April 8 Bowen’s life & POV. Bowen’s The Last September (with comments on The Heat of the Day and The Demon Lover).

April 15 The two film adaptations of Bowen. Fascism; the fascist take-over of Romania. British colonialism.

April 22 Shakespeare’s Troilus and Cressida. Manning’s The Great Fortune and The Spoilt City.

April 29 The 1987 BBC Serial, The Fortunes of War. Eras of “great fear:” the later 1940s, the Smith Act, into McCarthy era; Watergate.

May 6 Lillian Hellman, especially her plays & movies, with something of Dashiell Hammett. Scoundrel Time

May 13 Black history in the US. Toni Morrison’s life & career & novels.

May 20; The Bluest Eye. If time permits, tentative thoughts on political-history novels, esp as written by women. The four eras we covered.


Guy and Harriet Pringle (Kenneth Branagh and Emma Thompson) with Prince Yakimov (Ronald Pickup) in the Pringle Flat (Fortunes of War, 2nd episode)


From Julia, Lillian Hellman (Jane Fonda) and Dashiell Hammett (Jason Robards) going over Autumn Garden (1977)

Suggested Films:

The Heat of the Day. Dir Christopher Morahan. Script: Harold Pinter. Perf. Michael Gambon, Patricia Hodge, Michael York &c. 1989. Available as DVD to rent, buy from Amazon, and as a whole on YouTube.
The Last September. Dir. Deborah Warren. Script: John Banville. Perf. Fiona Shaw, Keeley Hawes, David Tennant, Michael Gambon, Maggie Smith, &c. 1999. Available as DVD from Netflix or to buy on Amazon. Also found on YouTube in 10 minute segments.
The Little Foxes. Dr William Wyler. Script: Lillian Helmann. Perf. Bette Davis, Herbert Marshall, Teresa Wright &c MGM, 1941. Amazon prime.
The Fortunes of War. Dir. John Cellan Jones. Script: Alan Plater. Perf. Kenneth Branagh, Emma Thompson, Ronald Pickup, Alan Bennet, Rupert Graves &c. 1987. Right now available as 7 YouTubes and DVD Region 2 to buy.
Michael Collins. Dir. Script. Neil Jordan. Perf. Liam Neeson, Alan Rickman, Julia Roberts. 1996. Available on Amazon Prime, as a DVD on Netflix to rent and on Amazon as a DVD to buy. As a DVD it comes with a documentary by Melvyn Bragg, very much worth the watching.
Watch on the Rhine. Dir. Herman Shulmin. Script: Hellman and Hammett. Perf. Bette Davis, Paul Lukas, Lucile Watson, Donald Woods &c 1943 Warner Bros. Amazon prime.
Julia. Dir. Fred Zinnemann. Script: Hellman and Alvin Sergeant. Perf. Jane Fonda, Vanessa Redgrave, Jason Robarts, Maximillian Schell, Meryl Strep &c 1977 20thC Fox. DVD to buy and to rent from Netflix.
Shakespeare’s Troilus and Cressida. Dir. Jonathan Miller. Perf Benjamin Whitlow, Charles Gray, Anton Lesser, Suzanne Burden &c. BBC, 1981. DVD to rent from Netflix.
The Pieces that I am. Dir. Timothy Greenfield-Saunders. Perf. Toni Morrison, Hilton Als, Ophrah Winfrey, Angela Davis, Walter Moseley &c 2019 Perfect Day Films. Amazon Prime, DVD to rent  from Netflix.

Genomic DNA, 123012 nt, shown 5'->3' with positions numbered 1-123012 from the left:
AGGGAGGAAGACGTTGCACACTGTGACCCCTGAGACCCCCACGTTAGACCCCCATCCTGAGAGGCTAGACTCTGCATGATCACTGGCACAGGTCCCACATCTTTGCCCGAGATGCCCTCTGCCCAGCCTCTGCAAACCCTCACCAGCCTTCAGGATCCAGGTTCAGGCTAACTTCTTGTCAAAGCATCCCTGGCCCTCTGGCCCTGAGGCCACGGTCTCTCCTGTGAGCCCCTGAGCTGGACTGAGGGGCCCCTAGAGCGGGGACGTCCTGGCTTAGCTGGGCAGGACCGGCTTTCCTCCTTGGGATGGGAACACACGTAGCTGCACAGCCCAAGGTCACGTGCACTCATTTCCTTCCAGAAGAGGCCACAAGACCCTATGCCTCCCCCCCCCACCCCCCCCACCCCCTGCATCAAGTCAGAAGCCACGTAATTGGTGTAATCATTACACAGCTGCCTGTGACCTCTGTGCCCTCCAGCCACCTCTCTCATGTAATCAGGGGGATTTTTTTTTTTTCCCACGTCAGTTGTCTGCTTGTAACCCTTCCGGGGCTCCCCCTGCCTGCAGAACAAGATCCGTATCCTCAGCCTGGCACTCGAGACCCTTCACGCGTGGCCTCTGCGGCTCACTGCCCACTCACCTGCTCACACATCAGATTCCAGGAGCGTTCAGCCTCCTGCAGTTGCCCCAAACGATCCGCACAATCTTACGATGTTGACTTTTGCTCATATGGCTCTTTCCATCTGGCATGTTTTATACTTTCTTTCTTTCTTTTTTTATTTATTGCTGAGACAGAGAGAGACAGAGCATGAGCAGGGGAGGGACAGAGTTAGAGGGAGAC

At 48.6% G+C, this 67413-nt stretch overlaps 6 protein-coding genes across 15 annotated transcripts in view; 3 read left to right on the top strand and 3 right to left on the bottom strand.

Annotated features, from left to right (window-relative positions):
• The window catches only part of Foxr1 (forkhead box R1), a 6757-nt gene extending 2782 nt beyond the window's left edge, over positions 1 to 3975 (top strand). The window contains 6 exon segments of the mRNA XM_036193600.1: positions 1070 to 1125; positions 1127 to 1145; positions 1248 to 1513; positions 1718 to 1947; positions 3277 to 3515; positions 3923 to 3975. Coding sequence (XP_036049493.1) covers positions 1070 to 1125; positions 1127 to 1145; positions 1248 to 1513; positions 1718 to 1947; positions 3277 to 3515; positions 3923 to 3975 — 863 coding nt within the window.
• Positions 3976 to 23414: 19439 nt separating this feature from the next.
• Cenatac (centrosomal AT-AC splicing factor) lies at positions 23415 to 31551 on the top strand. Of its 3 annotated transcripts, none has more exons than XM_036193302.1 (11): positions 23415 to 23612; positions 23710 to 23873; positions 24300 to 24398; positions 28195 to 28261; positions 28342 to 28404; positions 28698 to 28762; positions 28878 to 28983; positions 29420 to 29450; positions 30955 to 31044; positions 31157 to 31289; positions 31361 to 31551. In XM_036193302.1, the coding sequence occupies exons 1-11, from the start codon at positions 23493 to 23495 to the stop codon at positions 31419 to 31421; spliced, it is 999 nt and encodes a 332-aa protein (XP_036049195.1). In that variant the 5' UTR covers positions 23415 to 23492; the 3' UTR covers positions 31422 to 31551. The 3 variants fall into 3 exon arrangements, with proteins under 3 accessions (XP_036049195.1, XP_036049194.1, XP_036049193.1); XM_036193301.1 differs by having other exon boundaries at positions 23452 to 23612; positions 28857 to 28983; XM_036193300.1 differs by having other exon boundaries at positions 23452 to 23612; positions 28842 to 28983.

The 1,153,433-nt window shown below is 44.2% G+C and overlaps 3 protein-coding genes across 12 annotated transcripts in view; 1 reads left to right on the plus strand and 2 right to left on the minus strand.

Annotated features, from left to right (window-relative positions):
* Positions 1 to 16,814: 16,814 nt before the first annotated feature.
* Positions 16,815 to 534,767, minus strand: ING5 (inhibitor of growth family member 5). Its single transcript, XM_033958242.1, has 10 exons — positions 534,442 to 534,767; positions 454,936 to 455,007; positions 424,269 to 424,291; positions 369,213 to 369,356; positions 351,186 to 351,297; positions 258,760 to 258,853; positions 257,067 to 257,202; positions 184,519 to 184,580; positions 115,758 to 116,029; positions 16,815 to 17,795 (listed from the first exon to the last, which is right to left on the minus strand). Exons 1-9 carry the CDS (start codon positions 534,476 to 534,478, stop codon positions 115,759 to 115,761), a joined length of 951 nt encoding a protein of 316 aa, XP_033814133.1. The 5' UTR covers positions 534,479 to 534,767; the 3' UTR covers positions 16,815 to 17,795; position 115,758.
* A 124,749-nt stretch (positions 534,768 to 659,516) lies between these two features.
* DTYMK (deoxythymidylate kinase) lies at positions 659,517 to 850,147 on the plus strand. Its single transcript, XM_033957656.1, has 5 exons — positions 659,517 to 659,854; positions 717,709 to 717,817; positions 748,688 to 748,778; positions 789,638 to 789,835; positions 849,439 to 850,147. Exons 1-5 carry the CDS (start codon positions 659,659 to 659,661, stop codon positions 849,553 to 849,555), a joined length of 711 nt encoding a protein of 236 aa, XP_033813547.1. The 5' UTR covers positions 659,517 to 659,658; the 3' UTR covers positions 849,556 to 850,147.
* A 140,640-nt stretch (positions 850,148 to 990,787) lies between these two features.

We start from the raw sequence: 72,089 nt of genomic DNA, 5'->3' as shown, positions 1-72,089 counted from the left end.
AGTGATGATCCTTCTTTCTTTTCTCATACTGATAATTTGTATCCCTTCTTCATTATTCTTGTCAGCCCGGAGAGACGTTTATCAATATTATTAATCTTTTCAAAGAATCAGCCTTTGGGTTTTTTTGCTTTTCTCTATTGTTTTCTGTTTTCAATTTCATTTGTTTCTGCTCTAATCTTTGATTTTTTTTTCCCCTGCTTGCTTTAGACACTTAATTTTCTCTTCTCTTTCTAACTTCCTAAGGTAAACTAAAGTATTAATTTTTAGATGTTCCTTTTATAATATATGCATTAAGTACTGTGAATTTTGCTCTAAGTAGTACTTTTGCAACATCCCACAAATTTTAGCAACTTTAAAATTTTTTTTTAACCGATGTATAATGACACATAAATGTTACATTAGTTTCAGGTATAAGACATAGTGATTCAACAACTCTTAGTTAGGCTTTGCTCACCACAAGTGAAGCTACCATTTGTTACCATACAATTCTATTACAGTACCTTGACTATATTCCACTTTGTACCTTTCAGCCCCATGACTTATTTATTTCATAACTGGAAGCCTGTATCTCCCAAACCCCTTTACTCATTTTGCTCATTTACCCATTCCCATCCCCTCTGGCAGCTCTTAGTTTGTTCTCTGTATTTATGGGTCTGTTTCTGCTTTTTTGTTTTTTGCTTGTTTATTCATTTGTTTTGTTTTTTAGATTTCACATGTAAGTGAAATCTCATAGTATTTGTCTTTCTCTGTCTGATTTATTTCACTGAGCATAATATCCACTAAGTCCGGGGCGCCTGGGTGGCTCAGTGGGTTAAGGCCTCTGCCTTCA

Lillian Hellman, 1947, Photograph by Irving Penn

Suggested Outside Reading:

Austenfeld, Thomas Carl. American Women Writers and the Nazis: Ethics & Politics in Boyle, Porter, Stafford and Hellman. University of Va, 2001.
Bowen, Elizabeth. Collected Impressions. NY: Knopft, 1950.
Caute, David. The Great Fear: The Anti-communist Purge Under Truman and Eisenhower. NY: Simon and Shuster, 1978.
David, Deirdre. Olivia Manning: A Woman at War. Oxford UP, 2012.
Foster, R.F. Paddy and Mr Punch: Connections in Irish and English History. London, Penguin, 1993.
Glendinning, Victoria. Elizabeth Bowen: A Biography. NY: Knopft, 1977.
Johnson, Diane. Dashiell Hammett: A Life. NY: Random House, 1983.
Lee, Hermione. Elizabeth Bowen: An Estimation. London: Vintage, 1999.
Kessler-Harris, Alice. Lillian Hellman: A Difficult Woman. NY: Bloomsbury Press, 2012
Lassner, Phyllis; British Women Writers of World War II. London: Palgrave, 1998; Colonial Strangers: Women Writing the End of Empire. NJ: Rutgers, 2004.
O’Reilly, Andrea. Toni Morrison and Motherhood: A Politics of the Heart. State University of NY, 2004
Martinson, Deborah. Lillian Hellman: A Life with Foxes and Scoundrels. NY: Counterpoint, Perseus Books Group, 2005.
Patten, Eve. Imperial Refugee: Olivia Manning’s Fictions of War. Cork UP, 2011.
Roymon, Tessa. The Cambridge Introduction to Toni Morrison. Cambridge UP, 2012.
Staley, Thomas. Twentieth Century Women Novelists. Barnes & Noble, 1982.
Theweleit, Klaus. Male Fantasies, trans from German by Stephen Conway. 2 volumes. Minneapolis: Minnesota UP, 1987. A study of fascism.


A recent photo, from The Pieces That I am

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Tom Hollander as Dr Thorne (in the 2016 TV film adaptation, scripted by Jerome Fellowes)

I have a special relationship with this book: it’s the first one by Trollope that I remember reading. I was 18 and it was assigned in a American college novel class. I just loved it and still have my original copy with Elizabeth Bowen’s fine introduction …

Dear friends,